Hey everybody, it’s early Sunday afternoon.  I just got back from a brisk walk in Green-Wood Cemetery.  I was not there looking for Civil War graves per se, but with over 3,000 Union—and numerous Confederate—soldiers interred there it is inevitable that one will come across them.  Above is Captain Henry H. Holbrook, an officer who survived the war, died several decades later, and now rests next to his parents here in Brooklyn.  It is not a contest but I have always believed New York State had the greatest number of Civil War dead with 46,000 killed—more than 10% of the war’s total.  This should not surprise us given that according to the 1860 census New York was the most populous state North or South.  Pennsylvania and Ohio were the second and third most populous.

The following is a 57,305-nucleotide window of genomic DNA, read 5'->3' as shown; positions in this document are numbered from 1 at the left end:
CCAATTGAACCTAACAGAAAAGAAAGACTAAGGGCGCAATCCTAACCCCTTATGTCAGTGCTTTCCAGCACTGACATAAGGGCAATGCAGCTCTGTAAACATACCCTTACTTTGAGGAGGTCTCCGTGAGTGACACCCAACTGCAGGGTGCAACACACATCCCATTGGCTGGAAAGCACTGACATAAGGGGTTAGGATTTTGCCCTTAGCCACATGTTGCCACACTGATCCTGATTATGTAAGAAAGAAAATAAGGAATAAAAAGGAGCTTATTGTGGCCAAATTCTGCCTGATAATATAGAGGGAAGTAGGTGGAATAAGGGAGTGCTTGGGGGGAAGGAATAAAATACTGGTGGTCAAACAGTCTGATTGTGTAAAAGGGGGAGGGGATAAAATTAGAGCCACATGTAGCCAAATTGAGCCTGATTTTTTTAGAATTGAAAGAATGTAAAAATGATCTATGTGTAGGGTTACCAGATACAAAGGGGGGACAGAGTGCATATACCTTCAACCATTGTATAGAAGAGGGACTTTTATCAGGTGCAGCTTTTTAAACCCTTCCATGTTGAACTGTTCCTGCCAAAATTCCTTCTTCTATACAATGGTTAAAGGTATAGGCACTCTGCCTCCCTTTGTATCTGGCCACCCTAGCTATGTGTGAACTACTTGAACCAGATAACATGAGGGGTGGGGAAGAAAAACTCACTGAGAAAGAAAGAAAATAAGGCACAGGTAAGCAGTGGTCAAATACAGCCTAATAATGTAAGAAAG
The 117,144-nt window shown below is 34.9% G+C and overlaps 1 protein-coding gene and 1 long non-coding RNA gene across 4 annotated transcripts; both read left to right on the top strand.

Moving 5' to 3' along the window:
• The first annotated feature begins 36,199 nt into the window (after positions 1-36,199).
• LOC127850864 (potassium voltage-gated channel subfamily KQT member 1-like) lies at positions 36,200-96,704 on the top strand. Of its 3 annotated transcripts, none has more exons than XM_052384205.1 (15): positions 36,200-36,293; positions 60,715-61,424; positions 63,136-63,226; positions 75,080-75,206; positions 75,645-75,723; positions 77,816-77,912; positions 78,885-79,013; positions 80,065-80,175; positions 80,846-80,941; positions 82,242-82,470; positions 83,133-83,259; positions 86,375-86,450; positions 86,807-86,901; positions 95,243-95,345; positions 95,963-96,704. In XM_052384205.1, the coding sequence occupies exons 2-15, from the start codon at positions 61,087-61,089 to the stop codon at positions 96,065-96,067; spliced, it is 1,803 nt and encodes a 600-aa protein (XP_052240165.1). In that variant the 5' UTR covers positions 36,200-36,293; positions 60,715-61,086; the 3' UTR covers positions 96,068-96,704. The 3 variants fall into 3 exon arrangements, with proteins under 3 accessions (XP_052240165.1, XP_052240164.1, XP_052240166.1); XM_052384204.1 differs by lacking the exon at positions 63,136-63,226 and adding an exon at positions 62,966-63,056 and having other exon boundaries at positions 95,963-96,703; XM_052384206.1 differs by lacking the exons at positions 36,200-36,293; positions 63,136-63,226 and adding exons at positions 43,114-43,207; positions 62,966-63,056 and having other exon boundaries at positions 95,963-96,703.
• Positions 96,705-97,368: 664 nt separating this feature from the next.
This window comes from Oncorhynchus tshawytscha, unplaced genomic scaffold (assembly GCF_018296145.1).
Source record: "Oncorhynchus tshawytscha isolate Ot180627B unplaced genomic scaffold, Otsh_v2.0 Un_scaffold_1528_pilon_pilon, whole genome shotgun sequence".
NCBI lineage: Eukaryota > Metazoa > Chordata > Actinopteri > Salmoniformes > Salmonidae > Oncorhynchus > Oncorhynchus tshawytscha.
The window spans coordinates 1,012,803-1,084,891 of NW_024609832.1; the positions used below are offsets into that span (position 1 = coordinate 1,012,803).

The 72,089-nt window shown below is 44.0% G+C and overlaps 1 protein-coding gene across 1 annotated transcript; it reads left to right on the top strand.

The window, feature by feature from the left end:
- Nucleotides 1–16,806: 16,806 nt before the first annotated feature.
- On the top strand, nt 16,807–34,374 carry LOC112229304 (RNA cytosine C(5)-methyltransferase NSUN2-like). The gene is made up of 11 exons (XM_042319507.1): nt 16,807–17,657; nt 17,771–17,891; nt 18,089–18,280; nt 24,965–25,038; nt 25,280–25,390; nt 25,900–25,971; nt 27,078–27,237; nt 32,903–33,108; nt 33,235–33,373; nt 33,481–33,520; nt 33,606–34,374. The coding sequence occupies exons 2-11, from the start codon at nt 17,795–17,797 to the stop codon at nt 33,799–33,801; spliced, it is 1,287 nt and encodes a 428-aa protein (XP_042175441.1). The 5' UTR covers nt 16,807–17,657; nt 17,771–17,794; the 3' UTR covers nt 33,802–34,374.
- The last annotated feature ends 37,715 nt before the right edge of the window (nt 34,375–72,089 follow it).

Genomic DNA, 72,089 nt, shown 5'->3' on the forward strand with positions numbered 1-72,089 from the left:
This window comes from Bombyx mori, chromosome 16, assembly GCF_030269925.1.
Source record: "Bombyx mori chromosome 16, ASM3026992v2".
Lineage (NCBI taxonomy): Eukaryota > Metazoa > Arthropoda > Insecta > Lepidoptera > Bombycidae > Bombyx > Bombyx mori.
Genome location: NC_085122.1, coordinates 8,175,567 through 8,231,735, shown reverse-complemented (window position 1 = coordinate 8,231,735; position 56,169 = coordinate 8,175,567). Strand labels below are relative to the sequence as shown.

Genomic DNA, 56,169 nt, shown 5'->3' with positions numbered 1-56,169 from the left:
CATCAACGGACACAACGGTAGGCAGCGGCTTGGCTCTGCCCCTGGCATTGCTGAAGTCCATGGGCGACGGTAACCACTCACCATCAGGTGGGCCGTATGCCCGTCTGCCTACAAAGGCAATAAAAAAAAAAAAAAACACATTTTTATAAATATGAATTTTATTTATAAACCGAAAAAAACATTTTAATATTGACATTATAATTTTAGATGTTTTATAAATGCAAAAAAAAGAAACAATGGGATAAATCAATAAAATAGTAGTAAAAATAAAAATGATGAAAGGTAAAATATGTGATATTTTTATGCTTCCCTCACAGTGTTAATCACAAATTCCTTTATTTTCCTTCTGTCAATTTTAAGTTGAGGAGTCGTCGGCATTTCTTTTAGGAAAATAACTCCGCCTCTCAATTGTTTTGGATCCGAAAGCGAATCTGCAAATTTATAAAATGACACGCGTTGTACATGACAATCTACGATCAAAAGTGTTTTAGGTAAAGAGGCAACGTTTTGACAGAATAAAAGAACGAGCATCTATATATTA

There is an interesting piece in yesterday’s WSJ about current efforts to tally the Civil War dead.  Such disputes have been going on since the guns fell silent and are likely to continue as more records are digitized and made available to scholars and the general public.  Arguments like this are part of a larger phenomenon—all too human to our nature, I suppose—in which people’s claims to history come at the expense of others’.  Most bitter regarding the Civil War have been the disagreements between Virginians and North Carolinians.  Tar Heels have often felt short-changed by history, believing that Virginians, all the way up to Lee himself, have gotten credit as the expense of North Carolina.  This is why we now call Pickett’s Charge the Pickett-Pettigrew-Trimble Charge.  It’s important to work harder to better understand the Civil War and its meaning to us today.  Still, one cannot read something like this without a small touch of amusement.

Enjoy your Sunday.